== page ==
Naegleria Infection (cont.)
Mary D. Nettleman, MD, MS, MACP
Mary D. Nettleman, MD, MS, MACP is the Chair of the Department of Medicine at Michigan State University. She is a graduate of Vanderbilt Medical School, and completed her residency in Internal Medicine and a fellowship in Infectious Diseases at Indiana University.
Charles Patrick Davis, MD, PhD
Dr. Charles "Pat" Davis, MD, PhD, is a board certified Emergency Medicine doctor who currently practices as a consultant and staff member for hospitals. He has a PhD in Microbiology (UT at Austin), and the MD (Univ. Texas Medical Branch, Galveston). He is a Clinical Professor (retired) in the Division of Emergency Medicine, UT Health Science Center at San Antonio, and has been the Chief of Emergency Medicine at UT Medical Branch and at UTHSCSA with over 250 publications.
In this Article
- Naegleria fowleri infection facts
- What is Naegleria fowleri?
- What causes a Naegleria fowleri infection?
- What are risk factors for Naegleria fowleri infection?
- What are symptoms and signs of a Naegleria fowleri infection?
- How is a Naegleria fowleri infection diagnosed?
- What is the treatment for a Naegleria fowleri infection?
- Can Naegleria fowleri infections be prevented?
- What is the prognosis of a Naegleria fowleri infection?
- Where can people find additional information about Naegleria fowleri infections?
What are risk factors for Naegleria fowleri infection?
The source of nearly all of the 128 Naegleria fowleri infections reported since 1962 in the U.S. has been exposure to warm freshwater. These include freshwater lakes and rivers, particularly in Texas and Florida. More than one-quarter of all cases are reported from Florida and most cases have occurred in the South, although recent cases have been reported from Minnesota, from Lake Havasu City in Arizona, from Los Angeles in California, and other sites. Other freshwater sources have included hot springs, poorly chlorinated pools, untreated well water, water heaters, neti pots, and warm water discharge from power plants. Of the 31 cases reported from 2003 to 2012, 28 people acquired the disease from recreational exposure to freshwater and three people acquired it from irrigating their nose with contaminated tap water. There is a decided summertime predominance of cases, and even lakes in the southern States have higher levels of this microbe commonly during the warmer months.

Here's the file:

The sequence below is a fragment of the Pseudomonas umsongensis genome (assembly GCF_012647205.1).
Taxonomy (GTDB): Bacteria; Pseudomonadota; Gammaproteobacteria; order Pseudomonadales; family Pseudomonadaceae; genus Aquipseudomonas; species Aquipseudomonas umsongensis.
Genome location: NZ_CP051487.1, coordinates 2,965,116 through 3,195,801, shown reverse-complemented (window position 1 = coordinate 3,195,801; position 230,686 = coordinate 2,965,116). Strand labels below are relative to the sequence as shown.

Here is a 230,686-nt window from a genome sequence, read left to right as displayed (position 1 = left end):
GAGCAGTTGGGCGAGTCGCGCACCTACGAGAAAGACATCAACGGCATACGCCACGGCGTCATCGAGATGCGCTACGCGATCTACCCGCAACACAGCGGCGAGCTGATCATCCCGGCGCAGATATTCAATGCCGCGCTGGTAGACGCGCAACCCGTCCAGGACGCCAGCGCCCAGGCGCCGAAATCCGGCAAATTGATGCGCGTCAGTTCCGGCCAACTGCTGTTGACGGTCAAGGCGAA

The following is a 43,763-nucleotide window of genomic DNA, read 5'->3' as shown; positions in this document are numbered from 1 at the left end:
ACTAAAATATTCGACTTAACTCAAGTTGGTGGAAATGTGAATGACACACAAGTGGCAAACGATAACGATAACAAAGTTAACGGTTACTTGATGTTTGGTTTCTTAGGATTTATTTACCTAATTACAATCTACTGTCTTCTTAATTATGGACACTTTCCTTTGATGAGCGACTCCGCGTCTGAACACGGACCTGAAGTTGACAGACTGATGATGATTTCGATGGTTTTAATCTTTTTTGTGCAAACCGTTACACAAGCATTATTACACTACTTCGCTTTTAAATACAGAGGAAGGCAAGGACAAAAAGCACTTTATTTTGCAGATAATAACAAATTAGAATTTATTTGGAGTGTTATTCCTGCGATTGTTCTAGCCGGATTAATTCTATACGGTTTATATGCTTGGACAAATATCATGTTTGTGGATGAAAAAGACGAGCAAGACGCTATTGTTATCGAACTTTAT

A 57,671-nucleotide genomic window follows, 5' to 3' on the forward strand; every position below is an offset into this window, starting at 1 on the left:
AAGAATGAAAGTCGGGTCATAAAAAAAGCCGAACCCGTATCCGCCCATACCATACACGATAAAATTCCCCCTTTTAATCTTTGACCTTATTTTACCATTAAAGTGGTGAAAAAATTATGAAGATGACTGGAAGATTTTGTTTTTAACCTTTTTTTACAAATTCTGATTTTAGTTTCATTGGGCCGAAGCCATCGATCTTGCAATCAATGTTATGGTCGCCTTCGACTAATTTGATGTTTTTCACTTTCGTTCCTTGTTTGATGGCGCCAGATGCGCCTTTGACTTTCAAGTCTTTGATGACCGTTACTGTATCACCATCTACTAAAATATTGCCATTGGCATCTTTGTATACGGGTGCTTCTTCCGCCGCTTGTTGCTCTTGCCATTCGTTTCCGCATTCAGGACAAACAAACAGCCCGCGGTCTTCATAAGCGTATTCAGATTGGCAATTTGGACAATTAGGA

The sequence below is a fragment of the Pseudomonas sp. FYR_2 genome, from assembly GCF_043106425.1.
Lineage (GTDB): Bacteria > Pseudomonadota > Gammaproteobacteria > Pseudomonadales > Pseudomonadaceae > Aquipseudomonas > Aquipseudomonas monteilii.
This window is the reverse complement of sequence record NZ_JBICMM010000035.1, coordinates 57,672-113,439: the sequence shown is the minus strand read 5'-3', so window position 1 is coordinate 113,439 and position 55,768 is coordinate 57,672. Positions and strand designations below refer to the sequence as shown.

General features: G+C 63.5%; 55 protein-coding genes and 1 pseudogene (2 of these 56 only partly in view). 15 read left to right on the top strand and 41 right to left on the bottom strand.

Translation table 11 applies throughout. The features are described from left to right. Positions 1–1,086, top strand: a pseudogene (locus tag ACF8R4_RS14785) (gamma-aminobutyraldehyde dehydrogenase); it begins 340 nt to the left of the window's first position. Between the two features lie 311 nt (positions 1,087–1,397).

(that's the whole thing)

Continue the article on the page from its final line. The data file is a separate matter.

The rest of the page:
More than 75% of cases since 1962 were in children or adolescents, and 75% or more were in males. It is known that exposure of the olfactory nerve to contaminated water is the portal of entry to the brain. This exposure often results from water being forcefully introduced into the nose during trauma such as dunking, diving, or crashing while water skiing.
Hundreds of millions of people go to swimming venues where N. fowleri is found, but fortunately very few become infected. We are unable to calculate an accurate estimate of the true risk of invasive Naegleria fowleri infection.
What are symptoms and signs of a Naegleria fowleri infection?
After entering the nose, the amoeba travels into the brain along the olfactory nerve and through membranes to enter the brain. Once in the brain, it causes primary amoebic meningoencephalitis (meaning inflammation of the brain and the lining around the brain), sometimes abbreviated as PAM. In the popular press, Naegleria fowleri is sometimes called the "brain-eating amoeba," and meningoencephalitis is sometimes referred to as Naegleriasis.
After exposure to the offending water source, there is generally a two-stage illness. A person infected with Naegleria fowleri will usually develop stage 1 symptoms within two to seven days of exposure.
Stage 1 signs and symptoms include
- severe frontal headache,
Stage 2 usually begins one to 12 days after stage 1 and may include
- stiff neck,
- altered mental status,
The infection progresses so quickly that many people are not diagnosed until after death.
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